In 2009, Kranky churned out The Floodlight Collective and introduced the world to Lotus Plaza, an outlet for the back-brain workings of notoriously quiet Deerhunter guitarist Lockett Pundt. The solo record, named after a high school collaboration with long-time best friend Bradford Cox, satisfied a curious itch for the shoegaze-y sound. For fans of dreamy fuzz, the record was a long-winded treat with ample room for growth and the chance to poke around Pundt’s private, muddy psyche.
This year’s Spooky Action at a Distance out-pedals and excels past its predecessor by way of direct craftsmanship. Lotus Plaza is Pundt’s “side project,” yes, but this record makes it clear that an opportunity to stretch one’s legs does not have to serve as a sloppy workout. The album is paced and arranged beautifully, each melody off-balance with particularity and passion that cements Pundt’s ass straight to the king’s throne of radical guitar pop. Unlike the debut album, Spooky Action gives us the opportunity to hear the outward boundaries of his vocal abilities with the utmost clarity, crooning with the very same voice that makes some of Deerhunter’s best tracks utterly fantastic. Picking a favorite off Spooky Action at a Distance is hard: each loopy tune individually whispers the secrets that surround the artist’s penchant for patterns and form, gaining strength over time. It’s crystal clear, genuine and breathes with ease.
“Black Buzz,” the album’s stripped-down grand finale, steps away from distortion in order to lament repetitive, destructive behaviors. Deemed “the best song I’ve ever written” by the author himself in an interview with the Village Voice, Pundt claims, “the synths at the end of “Black Buzz” act as one [a bridge] for what I want to do next with music.”
The video for the track has no guilt in lifting inspiration off the author’s lines. Visualization gives solid backing to Lockett Pundt’s frustrations, sadness, confidence, and (aside from a powder-induced nosebleed) provides the story’s heroine a clean slate to try again, without the glossy eyes this time. Directed by John David Heeg of the Los Angeles-based filmmaking team nautico (with co-direction from Chris Westlund and Rob Nyerges), the concept behind the “Black Buzz” music video pulled directly from the song’s words, Heeg’s personal experiences and the writings of troubled VICE journalist, Cat Marnell.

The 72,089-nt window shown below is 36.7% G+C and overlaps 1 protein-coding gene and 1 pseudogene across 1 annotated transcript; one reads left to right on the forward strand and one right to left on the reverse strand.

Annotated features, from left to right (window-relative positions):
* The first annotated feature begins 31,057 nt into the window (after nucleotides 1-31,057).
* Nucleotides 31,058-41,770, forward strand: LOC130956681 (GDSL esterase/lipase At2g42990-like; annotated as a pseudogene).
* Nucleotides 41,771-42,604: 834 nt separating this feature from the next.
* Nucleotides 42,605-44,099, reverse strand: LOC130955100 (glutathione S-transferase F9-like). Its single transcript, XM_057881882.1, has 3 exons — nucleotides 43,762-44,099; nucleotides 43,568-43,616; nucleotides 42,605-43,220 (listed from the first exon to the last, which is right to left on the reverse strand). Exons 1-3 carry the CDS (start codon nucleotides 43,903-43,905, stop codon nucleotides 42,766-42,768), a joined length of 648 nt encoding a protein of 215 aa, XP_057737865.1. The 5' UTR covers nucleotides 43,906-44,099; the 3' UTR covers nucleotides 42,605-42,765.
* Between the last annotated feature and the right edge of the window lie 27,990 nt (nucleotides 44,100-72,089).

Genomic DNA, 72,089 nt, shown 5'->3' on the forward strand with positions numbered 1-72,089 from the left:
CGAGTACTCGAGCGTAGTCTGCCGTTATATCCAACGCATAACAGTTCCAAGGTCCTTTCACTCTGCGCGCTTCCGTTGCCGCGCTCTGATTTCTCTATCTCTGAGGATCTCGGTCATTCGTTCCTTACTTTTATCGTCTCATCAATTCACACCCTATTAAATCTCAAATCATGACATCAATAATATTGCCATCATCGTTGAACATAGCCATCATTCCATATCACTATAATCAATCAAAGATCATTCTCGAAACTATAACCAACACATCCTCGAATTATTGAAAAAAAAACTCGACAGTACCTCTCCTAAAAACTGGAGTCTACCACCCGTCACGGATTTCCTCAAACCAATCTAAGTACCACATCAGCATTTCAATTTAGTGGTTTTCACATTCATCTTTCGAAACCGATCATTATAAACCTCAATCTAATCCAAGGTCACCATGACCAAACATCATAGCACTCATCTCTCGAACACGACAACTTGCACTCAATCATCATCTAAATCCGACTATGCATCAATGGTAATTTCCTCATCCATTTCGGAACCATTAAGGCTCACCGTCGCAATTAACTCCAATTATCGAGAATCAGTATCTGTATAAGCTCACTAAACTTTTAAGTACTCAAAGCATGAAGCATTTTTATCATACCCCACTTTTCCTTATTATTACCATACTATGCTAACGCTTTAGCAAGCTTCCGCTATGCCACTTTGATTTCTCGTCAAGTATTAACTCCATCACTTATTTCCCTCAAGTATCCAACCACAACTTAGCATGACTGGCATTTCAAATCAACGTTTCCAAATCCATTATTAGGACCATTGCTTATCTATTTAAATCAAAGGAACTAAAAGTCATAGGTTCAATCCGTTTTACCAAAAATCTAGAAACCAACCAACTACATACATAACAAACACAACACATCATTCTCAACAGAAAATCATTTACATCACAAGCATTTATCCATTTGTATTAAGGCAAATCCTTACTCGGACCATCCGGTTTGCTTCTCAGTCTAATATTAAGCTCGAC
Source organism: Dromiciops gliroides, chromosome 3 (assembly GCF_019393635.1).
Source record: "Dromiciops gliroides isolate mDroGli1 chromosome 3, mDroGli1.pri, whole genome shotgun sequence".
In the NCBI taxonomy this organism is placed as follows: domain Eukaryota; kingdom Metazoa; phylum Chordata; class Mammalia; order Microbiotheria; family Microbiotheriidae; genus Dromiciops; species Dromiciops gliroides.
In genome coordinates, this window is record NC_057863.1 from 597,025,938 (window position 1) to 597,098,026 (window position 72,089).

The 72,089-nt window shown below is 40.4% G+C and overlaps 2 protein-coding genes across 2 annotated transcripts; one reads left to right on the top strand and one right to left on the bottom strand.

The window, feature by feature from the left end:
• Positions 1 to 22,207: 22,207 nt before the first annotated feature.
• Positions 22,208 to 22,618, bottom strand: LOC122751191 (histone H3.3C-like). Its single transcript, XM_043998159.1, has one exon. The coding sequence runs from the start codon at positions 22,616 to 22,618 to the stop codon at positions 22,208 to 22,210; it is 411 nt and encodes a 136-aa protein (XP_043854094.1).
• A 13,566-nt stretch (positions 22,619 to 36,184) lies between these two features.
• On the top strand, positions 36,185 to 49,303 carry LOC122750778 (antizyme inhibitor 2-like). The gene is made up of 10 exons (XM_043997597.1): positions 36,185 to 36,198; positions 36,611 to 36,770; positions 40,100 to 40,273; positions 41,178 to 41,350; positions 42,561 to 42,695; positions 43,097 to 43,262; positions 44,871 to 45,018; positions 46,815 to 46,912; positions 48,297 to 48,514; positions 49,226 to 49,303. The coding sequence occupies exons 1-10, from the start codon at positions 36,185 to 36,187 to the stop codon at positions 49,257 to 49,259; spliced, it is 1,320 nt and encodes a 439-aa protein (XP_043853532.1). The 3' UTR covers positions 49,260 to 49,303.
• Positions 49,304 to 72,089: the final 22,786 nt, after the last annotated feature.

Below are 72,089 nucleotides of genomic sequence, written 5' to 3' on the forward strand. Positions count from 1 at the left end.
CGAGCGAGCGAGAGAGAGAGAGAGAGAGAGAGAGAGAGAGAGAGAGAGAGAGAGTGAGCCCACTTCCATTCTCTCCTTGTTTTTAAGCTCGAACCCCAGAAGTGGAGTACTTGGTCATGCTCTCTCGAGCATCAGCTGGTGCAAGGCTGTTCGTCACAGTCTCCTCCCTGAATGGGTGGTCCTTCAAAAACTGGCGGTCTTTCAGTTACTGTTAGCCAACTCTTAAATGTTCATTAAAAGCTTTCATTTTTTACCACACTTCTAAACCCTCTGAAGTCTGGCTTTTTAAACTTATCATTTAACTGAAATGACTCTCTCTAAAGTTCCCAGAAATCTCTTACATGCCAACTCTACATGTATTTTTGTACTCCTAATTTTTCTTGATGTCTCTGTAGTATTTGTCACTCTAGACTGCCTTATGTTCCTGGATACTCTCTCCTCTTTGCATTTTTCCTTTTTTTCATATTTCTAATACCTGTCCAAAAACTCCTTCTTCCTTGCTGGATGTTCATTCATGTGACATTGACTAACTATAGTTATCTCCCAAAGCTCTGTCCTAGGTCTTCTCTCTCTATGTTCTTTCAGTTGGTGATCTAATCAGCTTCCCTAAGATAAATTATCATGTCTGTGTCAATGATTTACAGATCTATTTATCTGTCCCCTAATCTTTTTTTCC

Introduced immediately to a blonde babe spacing out between the city skyline and a television’s snort-happy messages, her rock-bottom day, week, year is right here, right now, and all we can do is watch. Between pill and booze bottles, enough cigarette butts to suffocate through your screen and some guy (Ariel Pink, actually) passed out on a couch, the portrayed scene is cruel, if familiar.
“Reading her [Marnell]’s articles- a column named ‘Amphetamine Logic’– I felt for her, hard, and I think it’s because I saw some of myself there. It’s an unflinchingly honest series about being a pill-head speed addict train wreck,” Heeg explains, “she talks about how others tell her that she needs nature, that she hasn’t seen the ocean in seven years… I wanted to finish the story I felt like she couldn’t. Pundt’s words are just right there, spot on with how the ugly shit feels. I wanted to give the chance to wash the ugly parts of this world off in the ocean, a place where I have connected with myself and found comfort.”
This particular instance of ugly, “Black Buzz”-ed reality (“Asleep in your clothes / alone in your bed”) gives way to revitalization and rebirth at the wet hands of the Pacific. The story ends optimistically sun-soaked and stark white, but not before our Marnell-inspired heroine writhes with discomfort, flinches atop projector screens of pain. nautico’s visualization, acute and aware of it’s potential, embraces the opportunity to convey the trauma Pundt so eloquently describes. The videography is executed as thoughtfully the artist’s scooping sound and–much like their video for CANT’s “She Found A Way Out,”— aesthetically hip, relevant.
Under four minutes long, consider a lesson in reclaiming power after sauntering in bottomless grit a personal invitation to a Pundt’s shy world, a glimpse at what one facet of his spooky thoughts looks like.
This was written by Allison Maloney on a 1999 Gateway tablet equipped with Internet Explorer. She is no longer breathing, ending her life after becoming so frustrated.